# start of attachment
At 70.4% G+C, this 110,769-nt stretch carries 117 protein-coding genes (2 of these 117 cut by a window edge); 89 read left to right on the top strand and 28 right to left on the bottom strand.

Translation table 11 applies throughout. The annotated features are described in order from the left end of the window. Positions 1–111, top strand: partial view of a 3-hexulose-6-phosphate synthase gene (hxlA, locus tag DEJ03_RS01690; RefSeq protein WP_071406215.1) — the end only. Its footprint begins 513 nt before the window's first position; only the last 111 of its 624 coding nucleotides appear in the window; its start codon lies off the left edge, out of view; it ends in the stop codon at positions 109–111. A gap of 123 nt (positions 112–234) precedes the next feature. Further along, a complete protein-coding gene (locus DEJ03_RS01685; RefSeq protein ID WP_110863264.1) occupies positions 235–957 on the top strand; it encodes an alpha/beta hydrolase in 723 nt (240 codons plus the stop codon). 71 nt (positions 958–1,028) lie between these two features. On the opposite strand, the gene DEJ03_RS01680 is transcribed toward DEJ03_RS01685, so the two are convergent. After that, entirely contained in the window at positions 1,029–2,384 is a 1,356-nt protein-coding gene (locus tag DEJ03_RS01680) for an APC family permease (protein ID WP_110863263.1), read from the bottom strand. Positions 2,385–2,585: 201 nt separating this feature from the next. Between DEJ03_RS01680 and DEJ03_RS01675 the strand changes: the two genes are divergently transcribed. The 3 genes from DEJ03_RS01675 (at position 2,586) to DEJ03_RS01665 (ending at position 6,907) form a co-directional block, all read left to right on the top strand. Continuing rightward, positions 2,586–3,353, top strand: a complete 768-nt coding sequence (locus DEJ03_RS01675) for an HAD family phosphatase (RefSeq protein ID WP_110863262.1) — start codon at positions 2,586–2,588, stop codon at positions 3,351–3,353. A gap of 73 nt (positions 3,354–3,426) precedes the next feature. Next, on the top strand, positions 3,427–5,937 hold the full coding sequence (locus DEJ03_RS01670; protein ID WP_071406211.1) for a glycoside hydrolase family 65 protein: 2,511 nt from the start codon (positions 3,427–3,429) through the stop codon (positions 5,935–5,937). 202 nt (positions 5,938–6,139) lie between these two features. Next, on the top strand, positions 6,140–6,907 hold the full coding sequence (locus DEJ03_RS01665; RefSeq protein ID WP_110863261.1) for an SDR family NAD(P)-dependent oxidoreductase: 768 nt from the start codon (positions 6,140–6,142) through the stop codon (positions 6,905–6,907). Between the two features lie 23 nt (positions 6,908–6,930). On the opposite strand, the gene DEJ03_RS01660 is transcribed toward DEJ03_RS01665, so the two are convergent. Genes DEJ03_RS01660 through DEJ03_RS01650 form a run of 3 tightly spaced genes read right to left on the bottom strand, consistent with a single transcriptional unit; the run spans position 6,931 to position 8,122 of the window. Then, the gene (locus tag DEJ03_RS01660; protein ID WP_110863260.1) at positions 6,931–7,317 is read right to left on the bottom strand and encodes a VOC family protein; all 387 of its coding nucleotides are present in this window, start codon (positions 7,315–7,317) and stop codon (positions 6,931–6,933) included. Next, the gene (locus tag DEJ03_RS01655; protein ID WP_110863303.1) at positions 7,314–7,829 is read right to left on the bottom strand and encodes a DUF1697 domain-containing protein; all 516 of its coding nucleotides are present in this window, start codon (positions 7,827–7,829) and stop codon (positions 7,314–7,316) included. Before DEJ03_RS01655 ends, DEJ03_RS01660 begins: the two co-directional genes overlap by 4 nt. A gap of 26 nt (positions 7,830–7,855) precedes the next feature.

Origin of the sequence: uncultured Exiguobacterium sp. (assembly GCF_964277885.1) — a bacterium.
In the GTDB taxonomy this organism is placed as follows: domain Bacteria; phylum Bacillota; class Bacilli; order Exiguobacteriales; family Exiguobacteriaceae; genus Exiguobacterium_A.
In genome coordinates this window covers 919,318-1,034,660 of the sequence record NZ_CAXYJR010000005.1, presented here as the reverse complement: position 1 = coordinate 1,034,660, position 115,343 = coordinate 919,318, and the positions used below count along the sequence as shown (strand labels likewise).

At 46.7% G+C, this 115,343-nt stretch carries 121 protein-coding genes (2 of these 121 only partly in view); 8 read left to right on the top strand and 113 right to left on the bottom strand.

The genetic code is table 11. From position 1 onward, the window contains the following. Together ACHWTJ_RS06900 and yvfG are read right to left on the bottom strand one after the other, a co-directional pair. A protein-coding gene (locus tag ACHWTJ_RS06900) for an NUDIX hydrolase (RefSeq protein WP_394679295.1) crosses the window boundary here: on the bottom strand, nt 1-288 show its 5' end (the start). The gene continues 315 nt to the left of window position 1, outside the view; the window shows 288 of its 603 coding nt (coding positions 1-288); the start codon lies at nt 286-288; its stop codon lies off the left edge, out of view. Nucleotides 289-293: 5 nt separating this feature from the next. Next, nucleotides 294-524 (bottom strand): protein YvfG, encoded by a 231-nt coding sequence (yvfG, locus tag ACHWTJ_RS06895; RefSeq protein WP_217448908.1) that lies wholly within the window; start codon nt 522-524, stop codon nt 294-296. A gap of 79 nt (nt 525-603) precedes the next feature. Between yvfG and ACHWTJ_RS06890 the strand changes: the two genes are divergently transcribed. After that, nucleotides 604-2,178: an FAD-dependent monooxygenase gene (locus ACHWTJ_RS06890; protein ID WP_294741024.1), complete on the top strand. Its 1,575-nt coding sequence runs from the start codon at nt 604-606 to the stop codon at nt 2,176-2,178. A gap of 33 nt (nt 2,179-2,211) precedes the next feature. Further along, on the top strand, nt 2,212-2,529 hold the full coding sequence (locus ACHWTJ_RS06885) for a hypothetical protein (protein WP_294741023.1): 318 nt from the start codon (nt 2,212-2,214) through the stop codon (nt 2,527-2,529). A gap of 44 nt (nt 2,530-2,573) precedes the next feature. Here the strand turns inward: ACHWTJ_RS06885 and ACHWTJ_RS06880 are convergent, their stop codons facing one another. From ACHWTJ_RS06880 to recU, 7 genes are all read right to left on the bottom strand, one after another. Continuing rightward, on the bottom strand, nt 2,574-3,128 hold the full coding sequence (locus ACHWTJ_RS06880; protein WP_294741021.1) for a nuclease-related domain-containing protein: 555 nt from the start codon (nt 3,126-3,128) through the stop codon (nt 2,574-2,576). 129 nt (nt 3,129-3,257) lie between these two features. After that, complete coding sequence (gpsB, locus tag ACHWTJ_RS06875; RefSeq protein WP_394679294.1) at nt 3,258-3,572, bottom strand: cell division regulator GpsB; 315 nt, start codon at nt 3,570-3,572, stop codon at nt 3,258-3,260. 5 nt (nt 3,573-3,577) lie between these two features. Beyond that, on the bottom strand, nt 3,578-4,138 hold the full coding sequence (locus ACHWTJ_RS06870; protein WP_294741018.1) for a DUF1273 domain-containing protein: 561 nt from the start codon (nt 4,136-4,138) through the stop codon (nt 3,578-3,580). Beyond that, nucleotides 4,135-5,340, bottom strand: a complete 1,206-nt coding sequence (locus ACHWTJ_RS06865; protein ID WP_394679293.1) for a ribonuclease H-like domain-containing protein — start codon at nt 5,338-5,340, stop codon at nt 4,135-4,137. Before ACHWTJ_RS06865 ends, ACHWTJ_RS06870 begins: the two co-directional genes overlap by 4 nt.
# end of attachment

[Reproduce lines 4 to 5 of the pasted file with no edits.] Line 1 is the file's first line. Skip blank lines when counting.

In the GTDB taxonomy this organism is placed as follows: domain Bacteria; phylum Bacillota; class Bacilli; order Exiguobacteriales; family Exiguobacteriaceae; genus Exiguobacterium_A.
In genome coordinates this window covers 919,318-1,034,660 of the sequence record NZ_CAXYJR010000005.1, presented here as the reverse complement: position 1 = coordinate 1,034,660, position 115,343 = coordinate 919,318, and the positions used below count along the sequence as shown (strand labels likewise).